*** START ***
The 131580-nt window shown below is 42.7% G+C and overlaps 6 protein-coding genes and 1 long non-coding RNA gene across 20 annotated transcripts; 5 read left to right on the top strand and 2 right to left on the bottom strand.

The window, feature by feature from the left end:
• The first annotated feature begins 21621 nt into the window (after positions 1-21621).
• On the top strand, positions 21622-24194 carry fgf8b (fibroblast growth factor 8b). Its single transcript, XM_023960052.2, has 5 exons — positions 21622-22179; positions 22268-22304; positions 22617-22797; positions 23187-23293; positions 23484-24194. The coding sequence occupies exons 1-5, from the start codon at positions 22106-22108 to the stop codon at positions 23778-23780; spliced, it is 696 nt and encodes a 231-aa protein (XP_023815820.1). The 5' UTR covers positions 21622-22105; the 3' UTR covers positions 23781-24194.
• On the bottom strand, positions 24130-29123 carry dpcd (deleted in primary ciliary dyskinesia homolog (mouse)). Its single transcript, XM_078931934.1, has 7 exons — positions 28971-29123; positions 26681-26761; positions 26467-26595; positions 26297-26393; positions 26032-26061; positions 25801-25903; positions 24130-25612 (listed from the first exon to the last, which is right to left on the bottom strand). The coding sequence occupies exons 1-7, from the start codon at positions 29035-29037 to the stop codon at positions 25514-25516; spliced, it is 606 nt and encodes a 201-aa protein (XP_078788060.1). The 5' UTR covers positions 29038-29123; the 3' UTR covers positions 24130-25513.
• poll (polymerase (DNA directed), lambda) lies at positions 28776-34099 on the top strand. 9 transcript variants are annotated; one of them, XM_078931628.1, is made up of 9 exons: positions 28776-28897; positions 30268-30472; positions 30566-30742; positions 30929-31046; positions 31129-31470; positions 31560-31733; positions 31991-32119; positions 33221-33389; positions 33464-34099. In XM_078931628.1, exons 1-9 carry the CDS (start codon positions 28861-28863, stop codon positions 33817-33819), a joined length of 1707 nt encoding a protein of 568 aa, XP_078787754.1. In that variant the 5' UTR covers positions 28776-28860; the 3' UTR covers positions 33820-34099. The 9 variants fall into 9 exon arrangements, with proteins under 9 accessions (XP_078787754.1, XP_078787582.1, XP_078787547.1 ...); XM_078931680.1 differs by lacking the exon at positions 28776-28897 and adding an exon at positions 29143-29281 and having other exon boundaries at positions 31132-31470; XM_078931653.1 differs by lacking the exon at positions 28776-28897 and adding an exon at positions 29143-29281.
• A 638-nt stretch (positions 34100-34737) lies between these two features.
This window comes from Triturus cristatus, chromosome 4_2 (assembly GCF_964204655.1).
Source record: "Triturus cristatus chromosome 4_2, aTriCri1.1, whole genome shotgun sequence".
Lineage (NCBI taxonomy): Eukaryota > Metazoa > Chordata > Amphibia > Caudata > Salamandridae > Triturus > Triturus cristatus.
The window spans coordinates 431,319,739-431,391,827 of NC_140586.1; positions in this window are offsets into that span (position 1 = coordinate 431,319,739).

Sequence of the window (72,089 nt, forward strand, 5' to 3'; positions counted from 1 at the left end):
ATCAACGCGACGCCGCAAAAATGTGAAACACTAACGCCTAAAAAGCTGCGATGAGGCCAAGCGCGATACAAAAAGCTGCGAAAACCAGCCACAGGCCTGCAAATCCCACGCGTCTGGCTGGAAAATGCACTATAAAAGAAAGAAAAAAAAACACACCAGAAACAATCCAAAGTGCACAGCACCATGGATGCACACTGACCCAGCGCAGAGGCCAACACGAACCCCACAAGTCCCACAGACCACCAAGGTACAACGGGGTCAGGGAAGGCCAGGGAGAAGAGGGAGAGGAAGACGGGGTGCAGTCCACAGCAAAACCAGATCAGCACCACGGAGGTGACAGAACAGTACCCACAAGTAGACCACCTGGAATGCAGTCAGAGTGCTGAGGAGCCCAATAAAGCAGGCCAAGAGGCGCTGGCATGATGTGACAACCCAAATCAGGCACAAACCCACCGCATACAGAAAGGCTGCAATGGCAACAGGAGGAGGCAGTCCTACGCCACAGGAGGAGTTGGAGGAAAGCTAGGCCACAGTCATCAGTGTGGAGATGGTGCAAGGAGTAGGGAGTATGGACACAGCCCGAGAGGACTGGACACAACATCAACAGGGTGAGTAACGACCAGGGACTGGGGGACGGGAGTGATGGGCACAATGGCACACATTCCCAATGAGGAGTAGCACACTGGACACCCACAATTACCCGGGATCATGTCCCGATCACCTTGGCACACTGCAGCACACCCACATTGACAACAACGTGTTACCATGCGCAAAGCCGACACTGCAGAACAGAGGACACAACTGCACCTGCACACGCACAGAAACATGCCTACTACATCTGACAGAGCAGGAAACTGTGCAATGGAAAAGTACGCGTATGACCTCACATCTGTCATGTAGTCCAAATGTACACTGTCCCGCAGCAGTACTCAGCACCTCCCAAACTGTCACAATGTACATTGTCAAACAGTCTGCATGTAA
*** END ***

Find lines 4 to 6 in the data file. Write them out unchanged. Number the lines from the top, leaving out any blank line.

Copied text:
• On the top strand, positions 21622-24194 carry fgf8b (fibroblast growth factor 8b). Its single transcript, XM_023960052.2, has 5 exons — positions 21622-22179; positions 22268-22304; positions 22617-22797; positions 23187-23293; positions 23484-24194. The coding sequence occupies exons 1-5, from the start codon at positions 22106-22108 to the stop codon at positions 23778-23780; spliced, it is 696 nt and encodes a 231-aa protein (XP_023815820.1). The 5' UTR covers positions 21622-22105; the 3' UTR covers positions 23781-24194.
• On the bottom strand, positions 24130-29123 carry dpcd (deleted in primary ciliary dyskinesia homolog (mouse)). Its single transcript, XM_078931934.1, has 7 exons — positions 28971-29123; positions 26681-26761; positions 26467-26595; positions 26297-26393; positions 26032-26061; positions 25801-25903; positions 24130-25612 (listed from the first exon to the last, which is right to left on the bottom strand). The coding sequence occupies exons 1-7, from the start codon at positions 29035-29037 to the stop codon at positions 25514-25516; spliced, it is 606 nt and encodes a 201-aa protein (XP_078788060.1). The 5' UTR covers positions 29038-29123; the 3' UTR covers positions 24130-25513.
• poll (polymerase (DNA directed), lambda) lies at positions 28776-34099 on the top strand. 9 transcript variants are annotated; one of them, XM_078931628.1, is made up of 9 exons: positions 28776-28897; positions 30268-30472; positions 30566-30742; positions 30929-31046; positions 31129-31470; positions 31560-31733; positions 31991-32119; positions 33221-33389; positions 33464-34099. In XM_078931628.1, exons 1-9 carry the CDS (start codon positions 28861-28863, stop codon positions 33817-33819), a joined length of 1707 nt encoding a protein of 568 aa, XP_078787754.1. In that variant the 5' UTR covers positions 28776-28860; the 3' UTR covers positions 33820-34099. The 9 variants fall into 9 exon arrangements, with proteins under 9 accessions (XP_078787754.1, XP_078787582.1, XP_078787547.1 ...); XM_078931680.1 differs by lacking the exon at positions 28776-28897 and adding an exon at positions 29143-29281 and having other exon boundaries at positions 31132-31470; XM_078931653.1 differs by lacking the exon at positions 28776-28897 and adding an exon at positions 29143-29281.